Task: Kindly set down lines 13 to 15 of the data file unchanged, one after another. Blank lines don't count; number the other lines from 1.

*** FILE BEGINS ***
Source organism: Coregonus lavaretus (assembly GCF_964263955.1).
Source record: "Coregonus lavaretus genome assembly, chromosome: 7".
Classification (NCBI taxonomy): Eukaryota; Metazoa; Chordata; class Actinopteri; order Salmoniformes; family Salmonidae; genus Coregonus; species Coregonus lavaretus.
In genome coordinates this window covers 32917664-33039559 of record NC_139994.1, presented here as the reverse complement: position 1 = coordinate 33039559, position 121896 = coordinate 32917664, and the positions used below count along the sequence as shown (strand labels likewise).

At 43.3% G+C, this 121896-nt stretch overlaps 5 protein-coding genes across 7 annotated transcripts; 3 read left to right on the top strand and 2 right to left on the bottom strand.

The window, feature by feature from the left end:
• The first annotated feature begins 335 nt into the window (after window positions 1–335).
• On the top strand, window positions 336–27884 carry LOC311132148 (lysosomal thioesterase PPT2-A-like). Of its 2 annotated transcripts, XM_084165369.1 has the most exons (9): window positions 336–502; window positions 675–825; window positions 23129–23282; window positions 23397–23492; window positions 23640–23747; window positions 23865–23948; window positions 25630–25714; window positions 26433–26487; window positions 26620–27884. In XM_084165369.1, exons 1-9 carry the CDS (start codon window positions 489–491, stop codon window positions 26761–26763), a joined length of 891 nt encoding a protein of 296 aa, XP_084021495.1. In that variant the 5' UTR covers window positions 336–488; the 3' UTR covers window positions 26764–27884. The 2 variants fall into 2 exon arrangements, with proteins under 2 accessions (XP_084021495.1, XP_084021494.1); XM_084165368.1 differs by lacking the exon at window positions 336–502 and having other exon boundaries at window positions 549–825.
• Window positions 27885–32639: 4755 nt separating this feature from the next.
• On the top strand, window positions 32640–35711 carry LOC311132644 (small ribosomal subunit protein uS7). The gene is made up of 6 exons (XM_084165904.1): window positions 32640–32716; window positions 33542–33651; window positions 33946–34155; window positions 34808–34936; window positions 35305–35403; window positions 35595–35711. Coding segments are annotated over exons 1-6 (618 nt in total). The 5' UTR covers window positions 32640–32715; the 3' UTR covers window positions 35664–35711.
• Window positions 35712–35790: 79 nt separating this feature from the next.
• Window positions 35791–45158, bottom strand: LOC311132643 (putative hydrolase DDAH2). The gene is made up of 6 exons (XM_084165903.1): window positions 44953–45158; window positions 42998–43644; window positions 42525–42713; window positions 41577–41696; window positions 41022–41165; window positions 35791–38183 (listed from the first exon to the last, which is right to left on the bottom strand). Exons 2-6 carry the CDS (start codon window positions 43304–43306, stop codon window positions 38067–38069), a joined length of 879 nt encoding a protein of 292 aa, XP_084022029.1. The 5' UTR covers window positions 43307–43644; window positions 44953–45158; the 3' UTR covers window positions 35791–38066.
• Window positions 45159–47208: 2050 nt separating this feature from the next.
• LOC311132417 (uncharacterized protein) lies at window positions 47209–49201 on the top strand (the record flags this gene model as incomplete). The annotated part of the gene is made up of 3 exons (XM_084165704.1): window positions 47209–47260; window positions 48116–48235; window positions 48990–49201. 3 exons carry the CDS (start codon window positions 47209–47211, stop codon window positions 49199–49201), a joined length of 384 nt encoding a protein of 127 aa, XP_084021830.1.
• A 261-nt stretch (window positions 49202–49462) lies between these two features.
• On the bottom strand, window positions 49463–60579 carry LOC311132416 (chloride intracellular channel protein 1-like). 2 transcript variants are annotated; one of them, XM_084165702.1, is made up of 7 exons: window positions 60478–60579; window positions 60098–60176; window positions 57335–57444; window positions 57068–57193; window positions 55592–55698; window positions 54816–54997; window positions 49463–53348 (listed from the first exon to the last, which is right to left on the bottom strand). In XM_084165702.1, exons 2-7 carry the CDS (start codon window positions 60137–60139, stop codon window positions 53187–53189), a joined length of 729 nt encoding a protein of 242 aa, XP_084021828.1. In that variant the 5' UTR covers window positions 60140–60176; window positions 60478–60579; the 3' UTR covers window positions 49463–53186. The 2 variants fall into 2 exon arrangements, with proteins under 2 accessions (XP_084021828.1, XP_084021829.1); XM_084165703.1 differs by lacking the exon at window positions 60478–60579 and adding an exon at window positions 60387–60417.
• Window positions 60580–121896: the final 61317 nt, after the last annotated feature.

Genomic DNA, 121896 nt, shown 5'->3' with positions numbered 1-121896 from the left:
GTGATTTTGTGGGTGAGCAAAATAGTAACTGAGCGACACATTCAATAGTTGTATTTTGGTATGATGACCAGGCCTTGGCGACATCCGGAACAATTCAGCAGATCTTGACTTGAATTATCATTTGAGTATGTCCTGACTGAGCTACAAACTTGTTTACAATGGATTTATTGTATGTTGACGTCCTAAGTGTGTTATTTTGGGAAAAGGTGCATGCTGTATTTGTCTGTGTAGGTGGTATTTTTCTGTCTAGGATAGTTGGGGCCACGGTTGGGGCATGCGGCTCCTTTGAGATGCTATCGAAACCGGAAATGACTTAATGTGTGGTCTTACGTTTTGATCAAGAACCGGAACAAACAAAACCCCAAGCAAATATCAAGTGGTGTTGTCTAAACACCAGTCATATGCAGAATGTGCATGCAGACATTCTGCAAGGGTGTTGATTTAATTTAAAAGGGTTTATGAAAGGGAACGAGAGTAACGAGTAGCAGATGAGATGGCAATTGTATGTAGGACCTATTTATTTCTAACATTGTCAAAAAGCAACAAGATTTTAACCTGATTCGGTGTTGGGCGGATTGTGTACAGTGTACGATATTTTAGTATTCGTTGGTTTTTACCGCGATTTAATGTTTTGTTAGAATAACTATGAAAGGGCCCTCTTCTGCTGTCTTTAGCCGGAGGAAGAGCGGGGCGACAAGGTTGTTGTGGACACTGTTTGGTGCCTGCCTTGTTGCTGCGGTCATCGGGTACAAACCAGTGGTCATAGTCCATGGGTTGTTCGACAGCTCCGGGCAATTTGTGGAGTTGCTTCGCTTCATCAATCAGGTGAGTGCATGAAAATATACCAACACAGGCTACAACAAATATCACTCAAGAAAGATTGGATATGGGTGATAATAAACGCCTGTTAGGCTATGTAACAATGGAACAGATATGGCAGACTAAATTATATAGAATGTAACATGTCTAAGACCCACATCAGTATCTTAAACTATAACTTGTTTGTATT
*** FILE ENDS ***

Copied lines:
• Window positions 45159–47208: 2050 nt separating this feature from the next.
• LOC311132417 (uncharacterized protein) lies at window positions 47209–49201 on the top strand (the record flags this gene model as incomplete). The annotated part of the gene is made up of 3 exons (XM_084165704.1): window positions 47209–47260; window positions 48116–48235; window positions 48990–49201. 3 exons carry the CDS (start codon window positions 47209–47211, stop codon window positions 49199–49201), a joined length of 384 nt encoding a protein of 127 aa, XP_084021830.1.
• A 261-nt stretch (window positions 49202–49462) lies between these two features.